Yesterday’s attacks in France have tested the patience of Europe and large demonstrations immediately followed. In Germany, large demonstrations have already happened without any attacks, expressing solidarity against the islamification of German society. Throughout time, it’s been mentioned here often that all it will take is a major Islamist attack in Europe and the entire continent will take an extreme right swing. Should radical Islamists keep pushing, the threshold will eventually be found.
With its proximity to the Middle East, Europe is the locus of efforts to target terrorism at the West. Now is not the time, to borrow a phrase from Margaret Thatcher, to go wobbly.
The hideous attack on Charlie Hebdo, the Parisian satirical weekly, was not just an assault on France, which has gone into lockdown mode as it searches for the gunmen who murdered twelve journalists. It was also a warning to the rest of Europe, which has been grappling with its growing Muslim population. The latest issue of Hebdo itself featured an illustration about the new novel called Submission by the professional provocateur Michel Houellebecq that is set in 2022 and that depicts a France governed by an Islamic president who bans women from working.
The blunt fact is that Europe has a Muslim problem because radical Muslims have a problem with it. They are following a Leninist strategy of attempting to heighten the contradictions between Western values and Islamic ones. They also happen, more often than not, to be anti-Semitic. Writing in the Independent, Jonathan Fenby says:
As Yonathan Arfi, Vice-President of the main Jewish organisation, CRIF, noted, anti-Semitism had become “a portmanteau for a lot of angry people; radical Muslims, alienated youths from immigrant families, the far right, the far left” amid a “a process of normalisation by which anti-Semitism is being made somehow acceptable.” The French office of the Jewish Agency for Israel reported that the “climate of anti-Semitism” had led more immigrants to Israel in the first eight months of 2014 than from any other country.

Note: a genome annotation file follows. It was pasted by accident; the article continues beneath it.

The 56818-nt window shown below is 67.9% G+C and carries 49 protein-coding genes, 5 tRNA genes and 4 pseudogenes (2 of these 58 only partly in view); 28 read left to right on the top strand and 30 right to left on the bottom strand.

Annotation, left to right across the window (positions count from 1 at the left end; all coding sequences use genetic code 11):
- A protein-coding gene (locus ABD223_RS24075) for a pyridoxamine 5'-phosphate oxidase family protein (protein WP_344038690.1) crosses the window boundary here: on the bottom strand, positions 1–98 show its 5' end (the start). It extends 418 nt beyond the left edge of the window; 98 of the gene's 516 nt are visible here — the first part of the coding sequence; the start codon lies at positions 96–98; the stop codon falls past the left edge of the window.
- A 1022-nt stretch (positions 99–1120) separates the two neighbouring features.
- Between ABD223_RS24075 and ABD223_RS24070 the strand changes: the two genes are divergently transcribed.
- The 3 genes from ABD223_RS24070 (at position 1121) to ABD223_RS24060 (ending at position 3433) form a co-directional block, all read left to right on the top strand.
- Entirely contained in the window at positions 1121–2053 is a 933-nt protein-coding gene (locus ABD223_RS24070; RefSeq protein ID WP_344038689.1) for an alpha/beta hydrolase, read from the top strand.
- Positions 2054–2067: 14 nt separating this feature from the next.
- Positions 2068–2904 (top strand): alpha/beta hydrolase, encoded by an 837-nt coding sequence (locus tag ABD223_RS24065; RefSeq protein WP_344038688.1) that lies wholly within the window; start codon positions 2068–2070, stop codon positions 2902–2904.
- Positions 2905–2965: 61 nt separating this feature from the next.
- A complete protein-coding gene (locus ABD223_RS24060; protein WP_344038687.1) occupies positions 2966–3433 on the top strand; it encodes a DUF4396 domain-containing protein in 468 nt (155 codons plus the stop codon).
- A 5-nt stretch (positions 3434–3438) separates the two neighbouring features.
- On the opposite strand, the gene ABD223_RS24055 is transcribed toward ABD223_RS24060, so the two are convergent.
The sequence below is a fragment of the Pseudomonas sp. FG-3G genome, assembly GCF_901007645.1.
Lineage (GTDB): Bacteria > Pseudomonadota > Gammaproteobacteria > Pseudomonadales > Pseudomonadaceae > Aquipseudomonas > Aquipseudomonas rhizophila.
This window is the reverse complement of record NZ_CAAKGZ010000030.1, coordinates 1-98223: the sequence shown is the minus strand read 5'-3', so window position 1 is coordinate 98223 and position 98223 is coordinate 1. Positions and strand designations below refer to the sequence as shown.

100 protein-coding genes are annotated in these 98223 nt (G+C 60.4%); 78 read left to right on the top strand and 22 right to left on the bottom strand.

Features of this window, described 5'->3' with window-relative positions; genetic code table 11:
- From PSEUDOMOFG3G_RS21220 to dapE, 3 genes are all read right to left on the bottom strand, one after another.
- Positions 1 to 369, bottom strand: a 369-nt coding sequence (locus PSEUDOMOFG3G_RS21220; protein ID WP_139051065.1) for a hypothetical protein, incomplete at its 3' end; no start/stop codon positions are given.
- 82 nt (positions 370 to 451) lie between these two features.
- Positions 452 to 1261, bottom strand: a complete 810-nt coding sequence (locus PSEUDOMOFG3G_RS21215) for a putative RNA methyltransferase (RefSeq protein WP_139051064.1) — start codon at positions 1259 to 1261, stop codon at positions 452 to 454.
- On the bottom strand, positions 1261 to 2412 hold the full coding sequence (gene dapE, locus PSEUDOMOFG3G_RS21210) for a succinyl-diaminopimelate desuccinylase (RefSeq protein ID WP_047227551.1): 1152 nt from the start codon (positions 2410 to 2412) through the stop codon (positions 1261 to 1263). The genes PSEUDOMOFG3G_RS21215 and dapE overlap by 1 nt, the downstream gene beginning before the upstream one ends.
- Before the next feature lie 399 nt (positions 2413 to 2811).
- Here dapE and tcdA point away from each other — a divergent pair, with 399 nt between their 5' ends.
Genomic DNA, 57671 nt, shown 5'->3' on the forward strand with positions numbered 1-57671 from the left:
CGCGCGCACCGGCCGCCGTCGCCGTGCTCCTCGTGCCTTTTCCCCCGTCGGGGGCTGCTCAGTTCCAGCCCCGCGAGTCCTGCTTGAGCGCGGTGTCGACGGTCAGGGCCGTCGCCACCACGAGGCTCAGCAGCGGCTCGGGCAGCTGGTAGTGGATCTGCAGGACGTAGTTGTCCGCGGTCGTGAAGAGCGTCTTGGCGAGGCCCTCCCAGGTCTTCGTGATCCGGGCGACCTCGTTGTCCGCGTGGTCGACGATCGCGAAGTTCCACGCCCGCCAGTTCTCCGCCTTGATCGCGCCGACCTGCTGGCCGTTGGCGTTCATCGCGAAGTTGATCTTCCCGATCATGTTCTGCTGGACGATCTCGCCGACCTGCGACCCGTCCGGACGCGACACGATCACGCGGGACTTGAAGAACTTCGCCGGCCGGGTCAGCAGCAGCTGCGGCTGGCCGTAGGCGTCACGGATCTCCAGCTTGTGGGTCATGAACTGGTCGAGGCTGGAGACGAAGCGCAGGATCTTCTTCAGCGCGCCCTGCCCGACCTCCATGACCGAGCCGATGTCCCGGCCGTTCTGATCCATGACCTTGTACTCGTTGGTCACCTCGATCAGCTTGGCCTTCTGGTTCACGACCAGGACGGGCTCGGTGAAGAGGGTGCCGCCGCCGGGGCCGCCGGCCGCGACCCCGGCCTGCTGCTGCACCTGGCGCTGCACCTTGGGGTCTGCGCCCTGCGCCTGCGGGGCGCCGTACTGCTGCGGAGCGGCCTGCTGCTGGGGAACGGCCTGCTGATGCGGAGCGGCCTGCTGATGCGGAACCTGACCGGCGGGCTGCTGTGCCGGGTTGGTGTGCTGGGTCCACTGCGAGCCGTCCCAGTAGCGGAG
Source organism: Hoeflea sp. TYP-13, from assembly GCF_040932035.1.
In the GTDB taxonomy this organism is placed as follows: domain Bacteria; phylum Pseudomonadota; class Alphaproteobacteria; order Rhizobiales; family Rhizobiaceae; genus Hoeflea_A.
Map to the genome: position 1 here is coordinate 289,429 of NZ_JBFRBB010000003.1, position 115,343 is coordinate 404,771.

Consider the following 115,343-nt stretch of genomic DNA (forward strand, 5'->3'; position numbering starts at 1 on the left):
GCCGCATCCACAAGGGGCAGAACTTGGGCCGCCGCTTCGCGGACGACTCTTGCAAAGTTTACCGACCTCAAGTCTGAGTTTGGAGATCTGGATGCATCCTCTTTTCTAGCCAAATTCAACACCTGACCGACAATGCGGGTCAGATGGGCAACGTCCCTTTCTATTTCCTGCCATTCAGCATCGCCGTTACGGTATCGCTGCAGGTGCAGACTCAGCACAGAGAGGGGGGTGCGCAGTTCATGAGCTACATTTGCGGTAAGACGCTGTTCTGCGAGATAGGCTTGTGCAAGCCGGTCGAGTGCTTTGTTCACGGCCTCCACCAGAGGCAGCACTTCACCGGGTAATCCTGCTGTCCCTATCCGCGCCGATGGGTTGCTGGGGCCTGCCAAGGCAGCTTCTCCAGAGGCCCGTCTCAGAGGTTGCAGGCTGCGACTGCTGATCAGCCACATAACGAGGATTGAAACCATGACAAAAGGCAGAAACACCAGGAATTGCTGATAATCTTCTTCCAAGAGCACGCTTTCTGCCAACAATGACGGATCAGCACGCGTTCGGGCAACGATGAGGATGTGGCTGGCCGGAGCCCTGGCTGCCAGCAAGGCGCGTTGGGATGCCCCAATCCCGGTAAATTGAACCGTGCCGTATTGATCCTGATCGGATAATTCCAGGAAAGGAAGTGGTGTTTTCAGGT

In Germany, France and Great Britain, the attacks are likely to strengthen anti-immigrant parties. The question facing European leaders—German chancellor Angela Merkel is meeting British prime minister David Cameron today—is whether they can move to co-opt and defuse nationalist passions. Until now, they have often taken refuge in banalities and homilies.
For now, however, the most immediate political beneficiary is Marine Le Pen, the daughter of Jean-Marie Le Pen and the leader of the Front National party, which has long agitated against foreigners. France has experienced a rash of terrorist violence, including the use of cars to attack festive celebrations. French president Francois Hollande will come under increasing pressure to show that he can effectively combat terrorism. He has vowed to capture the gunmen; it needs to happen quickly. But the broader problem Hollande will confront is the mounting tension between Muslim radicalism and French society. Add in an economy in the doldrums and you have a recipe for further trouble.
In Germany, the nationalist Alternative Party, which is to the right of the Christian Democrats led by chancellor Angela Merkel, may see an uptick in support. Already, weekly demonstrations called by Pegida against Muslim immigration are taking place in Dresden—the center of the uprising against the former communist regime—and 18,000 people showed up this past Monday. Chancellor Merkel has condemned the rallies. Her condemnation has been ignored.
Full article: The Attack on Charlie Hebdo: A Warning to Europe Written in Blood (The National Interest)